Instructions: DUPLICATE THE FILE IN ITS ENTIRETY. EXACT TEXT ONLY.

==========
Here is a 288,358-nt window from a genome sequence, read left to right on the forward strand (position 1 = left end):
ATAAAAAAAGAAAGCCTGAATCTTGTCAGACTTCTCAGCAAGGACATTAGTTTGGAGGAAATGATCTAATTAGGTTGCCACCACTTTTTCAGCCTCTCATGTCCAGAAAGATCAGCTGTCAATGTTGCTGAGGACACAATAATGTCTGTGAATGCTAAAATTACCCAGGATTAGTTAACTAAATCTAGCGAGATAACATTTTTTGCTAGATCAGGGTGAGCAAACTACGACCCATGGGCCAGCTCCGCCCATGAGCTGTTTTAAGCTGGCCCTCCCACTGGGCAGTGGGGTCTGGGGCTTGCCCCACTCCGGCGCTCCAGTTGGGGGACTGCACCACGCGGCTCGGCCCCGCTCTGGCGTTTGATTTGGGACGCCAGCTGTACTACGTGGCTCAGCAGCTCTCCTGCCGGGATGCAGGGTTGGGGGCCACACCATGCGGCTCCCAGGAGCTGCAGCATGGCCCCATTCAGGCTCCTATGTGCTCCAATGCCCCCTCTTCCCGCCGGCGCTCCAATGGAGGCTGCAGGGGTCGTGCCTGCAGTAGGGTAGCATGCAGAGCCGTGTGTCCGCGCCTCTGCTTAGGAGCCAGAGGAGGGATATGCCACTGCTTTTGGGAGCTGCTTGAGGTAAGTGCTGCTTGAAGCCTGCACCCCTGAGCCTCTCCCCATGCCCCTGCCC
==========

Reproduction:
Here is a 288,358-nt window from a genome sequence, read left to right on the forward strand (position 1 = left end):
ATAAAAAAAGAAAGCCTGAATCTTGTCAGACTTCTCAGCAAGGACATTAGTTTGGAGGAAATGATCTAATTAGGTTGCCACCACTTTTTCAGCCTCTCATGTCCAGAAAGATCAGCTGTCAATGTTGCTGAGGACACAATAATGTCTGTGAATGCTAAAATTACCCAGGATTAGTTAACTAAATCTAGCGAGATAACATTTTTTGCTAGATCAGGGTGAGCAAACTACGACCCATGGGCCAGCTCCGCCCATGAGCTGTTTTAAGCTGGCCCTCCCACTGGGCAGTGGGGTCTGGGGCTTGCCCCACTCCGGCGCTCCAGTTGGGGGACTGCACCACGCGGCTCGGCCCCGCTCTGGCGTTTGATTTGGGACGCCAGCTGTACTACGTGGCTCAGCAGCTCTCCTGCCGGGATGCAGGGTTGGGGGCCACACCATGCGGCTCCCAGGAGCTGCAGCATGGCCCCATTCAGGCTCCTATGTGCTCCAATGCCCCCTCTTCCCGCCGGCGCTCCAATGGAGGCTGCAGGGGTCGTGCCTGCAGTAGGGTAGCATGCAGAGCCGTGTGTCCGCGCCTCTGCTTAGGAGCCAGAGGAGGGATATGCCACTGCTTTTGGGAGCTGCTTGAGGTAAGTGCTGCTTGAAGCCTGCACCCCTGAGCCTCTCCCCATGCCCCTGCCC